Security flaw found in Wave, by Geoffrey Rowan (*The Globe And Mail* News Wire) Everybody wants to move fast on the Internet, but some users of the high-speed access service called the Wave have inadvertently given up privacy and security to get their fast connection. Jim Carroll, co-author of The Canadian Internet Handbook and a user of the Wave, a service provided by Toronto-based Rogers Cablesystems Ltd., said he discovered the security flaw by accident and has published the details in the 1998 version of his book. He fired up his computer, checked his network connections, and found that he could look into, copy, change, delete and print files from the computers of some of his neighbours who are also Wave customers. Rogers, which knows about the problem and has been trying to warn its customers, said the computers of susceptible Wave users can also be infiltrated by other non-Wave Internet users. (Only customers who have connected more than one computer together and are sharing files are vulnerable.) "One fellow's [Toronto-Dominion] bank folder, for on-line banking, was right there," Mr. Carroll said. Another machine the author found open to him belonged to a Mississauga lawyer. "These were very confidential, very sensitive documents sitting there, wide open to the world," Mr. Carroll said. "It's as if you're browsing your own machine." Mr. Carroll said he called the lawyer, leaving him a detailed message warning of the security breach, but received no acknowledgment. "One fellow who I called said he was aware of the problem and was trying to figure out how to close it off." The security problem affects Wave customers who have hooked up more than one computer to their cable modem, creating their own computer network. When these customers turn on features in their computers' software that allows them to share files, they become vulnerable. There are only about 8,000 Wave customers, but the service is being rolled out gradually across Canada and is now available to 1.1 million households. Wave's security problem wasn't that tough for Mr. Carroll to discover. Wave officials are aware of it and warn customers at every opportunity to protect themselves. But few computer users read all the documentation. "It's on our Web site, in our end-user agreement, in the manual and in the quick reference card," said Frank Kotter, general manager of the Wave service. A quick search of Wave's World Wide Web site produced a detailed warning of the problem, examples of how it might arise and ways to fix it. [ Ed.: see www.wave.ca/HelpSec.html ] "We clearly recognize it's a problem and it's in our best interests to make sure [subscribers] are aware of the risk," Mr. Kotter said. The Wave agreement also states that when customers subscribe, they are only paying to link one computer to the service. Customers who connect more than one computer into a network and then use the Wave for Internet access, including Mr. Carroll, are in violation of that agreement.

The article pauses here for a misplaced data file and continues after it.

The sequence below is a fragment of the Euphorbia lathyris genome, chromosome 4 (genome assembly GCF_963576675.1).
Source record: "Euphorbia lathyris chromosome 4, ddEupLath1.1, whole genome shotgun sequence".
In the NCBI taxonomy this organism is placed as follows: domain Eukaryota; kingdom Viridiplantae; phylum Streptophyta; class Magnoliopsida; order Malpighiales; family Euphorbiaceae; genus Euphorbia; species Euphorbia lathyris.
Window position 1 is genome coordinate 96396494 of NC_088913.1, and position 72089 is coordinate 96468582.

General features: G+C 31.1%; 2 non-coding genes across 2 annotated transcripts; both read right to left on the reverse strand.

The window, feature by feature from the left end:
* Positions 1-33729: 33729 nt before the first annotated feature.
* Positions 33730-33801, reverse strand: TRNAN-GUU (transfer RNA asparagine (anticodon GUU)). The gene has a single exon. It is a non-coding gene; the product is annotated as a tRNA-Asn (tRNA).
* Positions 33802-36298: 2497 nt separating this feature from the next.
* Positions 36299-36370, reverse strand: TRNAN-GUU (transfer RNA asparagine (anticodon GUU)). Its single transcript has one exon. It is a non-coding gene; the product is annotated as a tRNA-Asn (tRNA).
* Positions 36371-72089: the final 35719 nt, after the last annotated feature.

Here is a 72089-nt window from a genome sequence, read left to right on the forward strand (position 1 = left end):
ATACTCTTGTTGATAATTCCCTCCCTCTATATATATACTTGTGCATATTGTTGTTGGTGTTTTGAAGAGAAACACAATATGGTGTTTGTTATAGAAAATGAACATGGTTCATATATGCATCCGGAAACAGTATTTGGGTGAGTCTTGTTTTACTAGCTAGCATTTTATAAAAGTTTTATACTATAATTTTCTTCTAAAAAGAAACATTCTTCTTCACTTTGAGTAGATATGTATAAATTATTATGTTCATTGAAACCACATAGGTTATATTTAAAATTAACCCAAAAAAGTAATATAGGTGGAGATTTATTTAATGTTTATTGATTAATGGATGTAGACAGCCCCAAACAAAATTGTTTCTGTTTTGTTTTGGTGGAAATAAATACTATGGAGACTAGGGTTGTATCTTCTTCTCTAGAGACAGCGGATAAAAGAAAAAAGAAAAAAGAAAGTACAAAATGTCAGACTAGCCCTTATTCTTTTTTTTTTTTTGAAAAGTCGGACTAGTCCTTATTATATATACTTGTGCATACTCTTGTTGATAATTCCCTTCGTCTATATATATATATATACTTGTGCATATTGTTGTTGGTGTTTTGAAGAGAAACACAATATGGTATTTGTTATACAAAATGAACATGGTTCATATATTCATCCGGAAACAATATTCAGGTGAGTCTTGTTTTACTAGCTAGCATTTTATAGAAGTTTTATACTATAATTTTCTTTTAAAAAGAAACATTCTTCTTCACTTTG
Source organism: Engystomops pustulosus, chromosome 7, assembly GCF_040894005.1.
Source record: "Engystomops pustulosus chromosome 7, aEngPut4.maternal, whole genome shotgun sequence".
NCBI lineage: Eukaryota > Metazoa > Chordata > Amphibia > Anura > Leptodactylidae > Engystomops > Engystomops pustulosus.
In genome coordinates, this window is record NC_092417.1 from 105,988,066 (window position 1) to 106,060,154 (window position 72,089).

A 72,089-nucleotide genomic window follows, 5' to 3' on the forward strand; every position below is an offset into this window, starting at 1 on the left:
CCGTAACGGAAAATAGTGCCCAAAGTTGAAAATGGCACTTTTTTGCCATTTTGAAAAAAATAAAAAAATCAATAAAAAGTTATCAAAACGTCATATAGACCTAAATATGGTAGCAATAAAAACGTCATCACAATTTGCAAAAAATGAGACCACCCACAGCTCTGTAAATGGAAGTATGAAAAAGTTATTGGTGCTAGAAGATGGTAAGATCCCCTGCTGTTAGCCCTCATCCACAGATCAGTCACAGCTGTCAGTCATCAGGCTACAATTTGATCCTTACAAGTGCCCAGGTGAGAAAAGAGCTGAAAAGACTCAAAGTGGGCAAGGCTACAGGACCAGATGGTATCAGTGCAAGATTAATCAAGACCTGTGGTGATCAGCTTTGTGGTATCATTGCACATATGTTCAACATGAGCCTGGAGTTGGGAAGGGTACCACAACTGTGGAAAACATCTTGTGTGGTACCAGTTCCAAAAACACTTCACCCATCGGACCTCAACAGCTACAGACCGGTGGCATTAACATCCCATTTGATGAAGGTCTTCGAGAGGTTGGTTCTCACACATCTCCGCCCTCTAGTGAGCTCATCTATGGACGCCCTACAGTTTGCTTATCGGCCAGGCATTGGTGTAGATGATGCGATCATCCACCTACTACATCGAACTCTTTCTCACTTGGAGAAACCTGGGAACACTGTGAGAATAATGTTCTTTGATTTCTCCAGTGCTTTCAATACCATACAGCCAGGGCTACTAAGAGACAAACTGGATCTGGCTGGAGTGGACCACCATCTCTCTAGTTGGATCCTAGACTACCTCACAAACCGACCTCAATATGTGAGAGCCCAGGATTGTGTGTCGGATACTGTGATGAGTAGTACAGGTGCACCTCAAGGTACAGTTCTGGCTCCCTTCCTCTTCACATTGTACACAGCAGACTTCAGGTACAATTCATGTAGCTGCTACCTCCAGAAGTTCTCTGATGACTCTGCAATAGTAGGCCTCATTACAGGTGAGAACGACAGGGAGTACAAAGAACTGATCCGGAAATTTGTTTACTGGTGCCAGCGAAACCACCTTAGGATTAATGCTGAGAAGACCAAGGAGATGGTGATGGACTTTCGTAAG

Gerber Hoax, By MARY R. SANDOK, Associated Press Writer, Courtesy of Associated Press via CompuServe's Executive News Service, 22 Oct 1997 > MINNEAPOLIS (AP) — On a single day this week, 15,000 pieces of mail from > across the nation poured in to a defunct post office box in response to > what the U.S. Postal Service calls the "Gerber Myth." The deluge, which > has plagued a Minneapolis post office for months, stems from a rumor > circulating on the Internet that the baby-food company is giving away $500 > savings bonds as part of a lawsuit settlement. To share in the > settlement, parents are told to send copies of their child's birth > certificate and Social Security card to the Minneapolis post-office > box. ... > Van Hindes, a spokesman for Fremont, Mich.-based Gerber, said the hoax has > been circulating since January and it appeared to peak about three weeks > ago. He doesn't blame the Internet alone. "It's more a product of the > ease of electronic information generally now," he said. "The Internet, > e-mail, the prevalence of fax and copy machines all have contributed." ... > A corollary accompanies the "Gerber Myth": that it is the work of people > gathering Social Security numbers and birth certificates for such things > as creating false IDs for illegal aliens. (The story notes that the Postal Service has detected no malicious or fraudulent intent in this particular instance. [DMK: Yet!]) Dave Kennedy CISSP, National Computer Security Assoc
While certainly not a risk, it is the cause of frustration. My VCR has a smart clock; it knows how many days to count for February, when to set the clocks back and, presumably, when to set them forward. (I haven't had it long enough to have noticed the problem before.) I could hear it happening in my half-sleep while the machine did its job. I was aware that at some point (let's say 2 am) it stopped recording, later on (oh, about a half hour later) starting up again. Not a great loss, especially since the show in question is repeated later in the day. Although this data drifted out of my head by the time I woke up, it was sucked back in at that moment when, during playback, my show was replaced by an infomercial. It was quite obvious to my VCR what happened. It was supposed to record a show from 1:25 am to 2:35 am. One second after 1:59:59 it became 1-o'clock again. Not time to record yet; stop tape. This surprised me. I would have expected it to keep recording for an extra hour. Of course, at the new appropriate time, the VCR restarted its task. It gives me a warm feeling inside to KNOW that this could never happen in a crucial computer system.